Quick technological fixes have often been projected as an attractive solution to the impending climate crisis facing humanity. With scientific studies showing that the world has a meagre ten to twelve years of global carbon budget left before we cross the critical 1.5 C threshold beyond which the planet will face irreversible climate impacts, the urgency of addressing the climate crisis cannot be emphasized enough.
Successive Conference of Parties (COPs) at the United Nations Framework Convention on Climate Change (UNFCCC) have attempted to forge cooperative outcomes to realise actionable climate goals.
The most recent COP27 at Sharm-el-Sheikh managed to showcase a measure of success in this regard when the member countries agreed on a Loss and Damage Funding Facility after decades of demands by the developing countries.
The politics surrounding such a facility ~ still at a conceptual stage with, at best, sketchy details and attempting to dissociate developed countries of liability ~ is another matter altogether.
That such politics should persist, and tarnish cooperative outcomes is hardly surprising. That is why the term ‘greenwashing’ that gained credence in recent months at diplomatic fora appears to be apt.
It refers to practices and processes that are often deceptively passed off as being environmentally-sound with the aim of attracting investment, marketing and public support.
The term best applies to the carbon offset industry, which has come into prominence yet again with the rise of debates on how countries plan to achieve their respective Net Zero Emissions (NZE) targets.
With the developed countries having committed to achieve NZE by no later than 2050, technological and mitigation solutions have become of utmost importance, of which the carbon offsets market size is expected to breach the $100 billion mark by 2030. It is another matter that most of these technological fixes are yet unproven or too expensive to implement at scale.
Besides individual countries, most of the big corporate houses have also committed to individual NZE targets. For them, amongst the most convenient way to achieve their goals has been to invest in the carbon offset industry.
The industry allows a simple way for the relevant entities to ‘offset’ their emissions by trading in carbon credits, where a carbon credit is equivalent to a certified emission reduction.
Thus, an entity ~ a country or a corporate or an individual ~ can continue to emit even as they offset these emissions by investing in carbon offsets which facilitate emissions reductions elsewhere in the world. There are numerous moral and political objections to this industry, documented over several years.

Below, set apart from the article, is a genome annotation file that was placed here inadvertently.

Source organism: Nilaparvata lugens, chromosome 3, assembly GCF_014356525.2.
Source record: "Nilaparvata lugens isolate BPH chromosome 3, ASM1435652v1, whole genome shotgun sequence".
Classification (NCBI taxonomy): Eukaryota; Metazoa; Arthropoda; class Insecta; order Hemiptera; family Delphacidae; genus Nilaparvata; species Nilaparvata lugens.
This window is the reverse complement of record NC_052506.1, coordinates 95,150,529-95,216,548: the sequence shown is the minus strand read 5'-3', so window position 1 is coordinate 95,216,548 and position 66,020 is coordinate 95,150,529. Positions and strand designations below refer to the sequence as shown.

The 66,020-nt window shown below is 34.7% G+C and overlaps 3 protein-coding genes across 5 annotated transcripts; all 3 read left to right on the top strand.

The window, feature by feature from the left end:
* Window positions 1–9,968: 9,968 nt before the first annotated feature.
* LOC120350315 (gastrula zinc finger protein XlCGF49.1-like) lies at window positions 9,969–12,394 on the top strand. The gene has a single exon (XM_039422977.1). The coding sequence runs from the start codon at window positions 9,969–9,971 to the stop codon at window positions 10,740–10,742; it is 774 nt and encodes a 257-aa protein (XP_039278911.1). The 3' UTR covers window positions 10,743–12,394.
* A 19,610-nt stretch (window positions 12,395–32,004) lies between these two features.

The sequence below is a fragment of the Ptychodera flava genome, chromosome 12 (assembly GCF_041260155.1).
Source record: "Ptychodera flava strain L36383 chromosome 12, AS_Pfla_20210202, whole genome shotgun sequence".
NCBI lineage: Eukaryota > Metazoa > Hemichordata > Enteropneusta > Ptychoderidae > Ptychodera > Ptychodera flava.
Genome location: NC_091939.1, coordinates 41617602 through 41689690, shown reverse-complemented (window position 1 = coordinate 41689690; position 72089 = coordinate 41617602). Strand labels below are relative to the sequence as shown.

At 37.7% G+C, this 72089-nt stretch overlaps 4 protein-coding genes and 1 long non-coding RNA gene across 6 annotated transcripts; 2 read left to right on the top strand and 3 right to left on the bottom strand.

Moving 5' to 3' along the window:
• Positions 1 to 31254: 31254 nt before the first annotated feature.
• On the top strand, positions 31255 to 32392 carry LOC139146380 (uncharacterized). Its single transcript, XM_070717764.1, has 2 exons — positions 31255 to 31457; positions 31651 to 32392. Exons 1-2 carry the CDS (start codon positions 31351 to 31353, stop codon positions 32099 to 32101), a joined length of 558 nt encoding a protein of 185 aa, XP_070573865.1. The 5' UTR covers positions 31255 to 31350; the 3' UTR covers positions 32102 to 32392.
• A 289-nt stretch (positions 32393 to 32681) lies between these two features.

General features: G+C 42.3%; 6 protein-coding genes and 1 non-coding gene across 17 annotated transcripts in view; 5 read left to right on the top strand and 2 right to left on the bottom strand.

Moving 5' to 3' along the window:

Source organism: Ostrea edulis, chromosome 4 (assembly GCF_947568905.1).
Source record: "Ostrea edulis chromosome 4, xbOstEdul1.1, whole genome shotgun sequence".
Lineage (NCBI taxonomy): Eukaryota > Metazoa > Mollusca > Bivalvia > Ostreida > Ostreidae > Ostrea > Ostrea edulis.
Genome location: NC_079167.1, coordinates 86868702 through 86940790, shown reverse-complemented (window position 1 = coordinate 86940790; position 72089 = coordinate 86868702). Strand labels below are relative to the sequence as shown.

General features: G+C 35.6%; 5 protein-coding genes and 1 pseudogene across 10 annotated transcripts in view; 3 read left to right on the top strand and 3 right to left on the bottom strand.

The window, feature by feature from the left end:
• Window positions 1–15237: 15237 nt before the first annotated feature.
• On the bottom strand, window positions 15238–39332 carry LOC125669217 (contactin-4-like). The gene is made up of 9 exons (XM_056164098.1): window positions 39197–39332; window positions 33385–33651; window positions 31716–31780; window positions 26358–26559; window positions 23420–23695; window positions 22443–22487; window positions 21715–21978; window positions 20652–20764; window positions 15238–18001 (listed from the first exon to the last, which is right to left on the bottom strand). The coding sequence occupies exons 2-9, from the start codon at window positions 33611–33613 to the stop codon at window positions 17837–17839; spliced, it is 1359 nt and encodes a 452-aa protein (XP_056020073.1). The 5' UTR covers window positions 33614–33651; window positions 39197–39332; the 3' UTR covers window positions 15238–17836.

The most obvious ones are that the process suffers from lack of transparency and allows emissions to continue without compunction as long as they are being offset somewhere else. The industry has offered the big emitters a convenient way out.
It is precisely these objections that have been validated in recent weeks with the new carbon offset industry scam being exposed, according to which, in an international nonstate investigation, it has been revealed that out of the 95 million carbon offsets examined, only 5 million credits were generating real emissions reductions.
The rainforest credits are the most commonly used ones, out of which a major portion are largely worthless and may, in fact, contribute to global warming.
In many cases, credits claimed due to deforestation were being made on the basis of preventing the felling of trees by arguing that this is enabling the protected trees to absorb extra carbon ~ a very grey argument as most the deforestation activities on the basis of which the said credits were claimed were those related to trees that were under no threat at all.
In many other cases, various other kinds of manipulations were being done in which the buyers of credit as well as credit agencies have been complicit. The scam has not only exposed the major offset industry consultants and expert creditors, but also their buyers that include some of the biggest world’s corporations like Disney, Netflix, Gucci, Shell, and others.
It reflects the foundations of deception that the entire façade of ‘carbon neutral’ industries is built on, which implicates both the producers and the consumers.
The scam has come at a critical time when the offset industry is gaining traction as one of the prime means of achieving the global targets agreed under the Paris and Glasgow frameworks. It presents a greenwashing of capitalism in which the developed countries usually find a convenient way to offset their emissions by investments in offsets in the developing countries of the Global South, at the cost of local populations.
For India, carbon market regulation becomes particularly important. The country is seeking to institutionalize the domestic framework for carbon markets with the passage of the Energy Conservation (Amendment) Bill, 2022. India has also banned the export of domestically generated carbon credits in an attempt to use these credits for achieving its renewable energy and Net Zero targets.
Implementing carbon offsets in the agricultural sector through soil carbon sequestration may also be in the pipeline for the benefit of the farmers.
All these are robust plans, but unless regulated well, the opaque nature of carbon offsets may end up causing more harm than good to India’s domestic climate ambition.
(The writer is Assistant Professor at Vivekananda School of Law and Legal Studies, New Delhi and is a member of Climate Change Expert Group at Vivekananda International Foundation, New Delhi. Views expressed are persona )